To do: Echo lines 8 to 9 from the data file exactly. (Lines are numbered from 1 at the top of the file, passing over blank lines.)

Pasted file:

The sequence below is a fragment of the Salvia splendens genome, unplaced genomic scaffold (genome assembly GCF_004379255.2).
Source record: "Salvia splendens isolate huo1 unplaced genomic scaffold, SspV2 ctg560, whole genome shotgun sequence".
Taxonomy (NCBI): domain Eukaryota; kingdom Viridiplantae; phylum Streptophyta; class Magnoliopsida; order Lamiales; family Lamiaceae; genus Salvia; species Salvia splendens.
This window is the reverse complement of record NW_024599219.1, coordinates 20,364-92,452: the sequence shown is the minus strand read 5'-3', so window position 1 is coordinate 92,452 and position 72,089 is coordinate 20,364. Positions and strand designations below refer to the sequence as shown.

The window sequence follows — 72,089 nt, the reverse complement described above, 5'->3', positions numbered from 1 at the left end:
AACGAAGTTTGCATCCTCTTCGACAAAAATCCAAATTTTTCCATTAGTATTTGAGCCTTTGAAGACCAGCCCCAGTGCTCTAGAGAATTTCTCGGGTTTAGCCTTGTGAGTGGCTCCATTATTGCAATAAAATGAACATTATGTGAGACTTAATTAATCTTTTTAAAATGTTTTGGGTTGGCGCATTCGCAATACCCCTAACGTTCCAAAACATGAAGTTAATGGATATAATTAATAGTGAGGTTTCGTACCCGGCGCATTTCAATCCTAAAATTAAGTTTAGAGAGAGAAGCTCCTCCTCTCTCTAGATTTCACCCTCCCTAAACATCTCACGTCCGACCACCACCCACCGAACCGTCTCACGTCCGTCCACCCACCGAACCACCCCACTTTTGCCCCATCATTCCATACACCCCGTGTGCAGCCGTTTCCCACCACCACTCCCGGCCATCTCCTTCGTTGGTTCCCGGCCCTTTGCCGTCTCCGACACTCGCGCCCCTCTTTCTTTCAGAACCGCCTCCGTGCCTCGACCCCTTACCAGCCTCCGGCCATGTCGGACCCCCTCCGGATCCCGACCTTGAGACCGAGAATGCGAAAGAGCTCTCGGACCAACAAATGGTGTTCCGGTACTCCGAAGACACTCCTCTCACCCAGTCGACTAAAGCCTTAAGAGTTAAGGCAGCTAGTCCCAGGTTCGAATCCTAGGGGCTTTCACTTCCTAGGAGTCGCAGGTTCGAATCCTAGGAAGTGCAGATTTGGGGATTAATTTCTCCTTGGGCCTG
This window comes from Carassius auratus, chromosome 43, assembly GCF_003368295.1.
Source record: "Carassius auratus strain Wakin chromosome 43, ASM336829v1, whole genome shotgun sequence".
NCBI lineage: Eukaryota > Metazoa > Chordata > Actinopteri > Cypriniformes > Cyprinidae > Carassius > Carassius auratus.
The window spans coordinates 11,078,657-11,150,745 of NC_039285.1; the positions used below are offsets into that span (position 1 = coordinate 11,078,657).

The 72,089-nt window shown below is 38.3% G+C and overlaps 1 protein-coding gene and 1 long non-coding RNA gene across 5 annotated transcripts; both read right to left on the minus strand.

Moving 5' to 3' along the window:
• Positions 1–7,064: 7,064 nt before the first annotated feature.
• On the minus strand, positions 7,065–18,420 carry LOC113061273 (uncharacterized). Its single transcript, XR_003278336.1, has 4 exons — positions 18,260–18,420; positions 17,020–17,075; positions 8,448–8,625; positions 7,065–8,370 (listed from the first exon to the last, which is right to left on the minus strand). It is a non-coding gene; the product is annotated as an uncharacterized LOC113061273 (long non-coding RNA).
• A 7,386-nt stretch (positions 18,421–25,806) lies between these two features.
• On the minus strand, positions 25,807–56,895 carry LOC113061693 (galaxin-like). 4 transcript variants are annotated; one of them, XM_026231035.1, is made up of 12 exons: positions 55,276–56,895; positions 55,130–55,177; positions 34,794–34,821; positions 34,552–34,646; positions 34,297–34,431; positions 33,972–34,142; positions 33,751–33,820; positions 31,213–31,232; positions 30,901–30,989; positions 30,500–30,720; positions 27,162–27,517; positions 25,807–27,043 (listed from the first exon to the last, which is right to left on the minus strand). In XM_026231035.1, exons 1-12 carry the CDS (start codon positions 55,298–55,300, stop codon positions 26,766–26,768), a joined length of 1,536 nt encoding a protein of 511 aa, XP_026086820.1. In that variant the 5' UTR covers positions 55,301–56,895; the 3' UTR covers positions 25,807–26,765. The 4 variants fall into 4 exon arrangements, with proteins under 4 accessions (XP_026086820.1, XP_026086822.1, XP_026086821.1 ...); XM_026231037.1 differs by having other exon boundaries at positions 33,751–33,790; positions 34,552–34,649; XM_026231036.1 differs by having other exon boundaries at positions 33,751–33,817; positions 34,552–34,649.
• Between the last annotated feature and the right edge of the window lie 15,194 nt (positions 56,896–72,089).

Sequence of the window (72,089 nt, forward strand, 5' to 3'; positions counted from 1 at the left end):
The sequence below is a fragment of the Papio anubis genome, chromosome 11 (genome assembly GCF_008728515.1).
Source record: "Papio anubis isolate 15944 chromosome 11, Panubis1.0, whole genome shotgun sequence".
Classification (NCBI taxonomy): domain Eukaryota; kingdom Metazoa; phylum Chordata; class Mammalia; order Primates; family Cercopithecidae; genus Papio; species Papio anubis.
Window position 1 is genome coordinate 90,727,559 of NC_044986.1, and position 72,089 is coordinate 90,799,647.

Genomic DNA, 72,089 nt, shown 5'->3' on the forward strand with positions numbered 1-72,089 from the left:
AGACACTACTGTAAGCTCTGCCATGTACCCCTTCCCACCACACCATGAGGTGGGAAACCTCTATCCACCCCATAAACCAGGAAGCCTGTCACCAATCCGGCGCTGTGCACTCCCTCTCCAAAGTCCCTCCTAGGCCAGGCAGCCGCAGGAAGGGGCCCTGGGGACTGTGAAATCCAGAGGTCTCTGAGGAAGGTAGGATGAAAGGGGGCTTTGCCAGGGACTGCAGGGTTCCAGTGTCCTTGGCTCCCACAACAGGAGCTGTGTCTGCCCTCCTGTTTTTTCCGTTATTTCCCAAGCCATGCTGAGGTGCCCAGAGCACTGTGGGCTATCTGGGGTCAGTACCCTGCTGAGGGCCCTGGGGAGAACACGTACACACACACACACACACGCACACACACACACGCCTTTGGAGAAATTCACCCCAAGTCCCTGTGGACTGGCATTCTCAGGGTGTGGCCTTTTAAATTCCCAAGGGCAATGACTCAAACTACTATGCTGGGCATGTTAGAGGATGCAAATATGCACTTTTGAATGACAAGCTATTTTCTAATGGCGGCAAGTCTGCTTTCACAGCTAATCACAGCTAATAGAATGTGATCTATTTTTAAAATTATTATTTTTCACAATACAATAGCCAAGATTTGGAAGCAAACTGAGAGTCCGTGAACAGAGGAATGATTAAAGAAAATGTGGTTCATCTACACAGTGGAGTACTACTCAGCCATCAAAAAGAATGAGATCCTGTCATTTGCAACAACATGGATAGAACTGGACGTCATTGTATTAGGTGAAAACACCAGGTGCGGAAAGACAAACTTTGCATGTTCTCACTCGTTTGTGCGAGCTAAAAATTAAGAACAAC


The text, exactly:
Source record: "Carassius auratus strain Wakin chromosome 43, ASM336829v1, whole genome shotgun sequence".
NCBI lineage: Eukaryota > Metazoa > Chordata > Actinopteri > Cypriniformes > Cyprinidae > Carassius > Carassius auratus.